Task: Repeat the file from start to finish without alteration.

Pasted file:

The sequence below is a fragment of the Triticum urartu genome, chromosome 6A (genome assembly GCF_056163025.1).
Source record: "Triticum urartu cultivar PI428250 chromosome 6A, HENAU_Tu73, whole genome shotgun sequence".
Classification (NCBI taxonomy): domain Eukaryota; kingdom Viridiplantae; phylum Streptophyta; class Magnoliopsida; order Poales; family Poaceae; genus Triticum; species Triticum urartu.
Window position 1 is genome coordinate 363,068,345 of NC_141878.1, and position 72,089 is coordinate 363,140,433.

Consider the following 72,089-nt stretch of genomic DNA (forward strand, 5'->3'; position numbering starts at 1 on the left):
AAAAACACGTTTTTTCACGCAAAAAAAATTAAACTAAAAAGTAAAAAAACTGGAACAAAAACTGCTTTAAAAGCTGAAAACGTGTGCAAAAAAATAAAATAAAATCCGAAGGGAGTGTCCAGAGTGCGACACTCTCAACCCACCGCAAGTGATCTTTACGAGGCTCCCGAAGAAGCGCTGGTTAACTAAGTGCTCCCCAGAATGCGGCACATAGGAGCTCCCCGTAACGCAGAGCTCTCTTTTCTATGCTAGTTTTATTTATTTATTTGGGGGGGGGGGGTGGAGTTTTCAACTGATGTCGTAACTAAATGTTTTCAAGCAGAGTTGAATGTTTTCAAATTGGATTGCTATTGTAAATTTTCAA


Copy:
The sequence below is a fragment of the Triticum urartu genome, chromosome 6A (genome assembly GCF_056163025.1).
Source record: "Triticum urartu cultivar PI428250 chromosome 6A, HENAU_Tu73, whole genome shotgun sequence".
Classification (NCBI taxonomy): domain Eukaryota; kingdom Viridiplantae; phylum Streptophyta; class Magnoliopsida; order Poales; family Poaceae; genus Triticum; species Triticum urartu.
Window position 1 is genome coordinate 363,068,345 of NC_141878.1, and position 72,089 is coordinate 363,140,433.

Consider the following 72,089-nt stretch of genomic DNA (forward strand, 5'->3'; position numbering starts at 1 on the left):
AAAAACACGTTTTTTCACGCAAAAAAAATTAAACTAAAAAGTAAAAAAACTGGAACAAAAACTGCTTTAAAAGCTGAAAACGTGTGCAAAAAAATAAAATAAAATCCGAAGGGAGTGTCCAGAGTGCGACACTCTCAACCCACCGCAAGTGATCTTTACGAGGCTCCCGAAGAAGCGCTGGTTAACTAAGTGCTCCCCAGAATGCGGCACATAGGAGCTCCCCGTAACGCAGAGCTCTCTTTTCTATGCTAGTTTTATTTATTTATTTGGGGGGGGGGGGTGGAGTTTTCAACTGATGTCGTAACTAAATGTTTTCAAGCAGAGTTGAATGTTTTCAAATTGGATTGCTATTGTAAATTTTCAA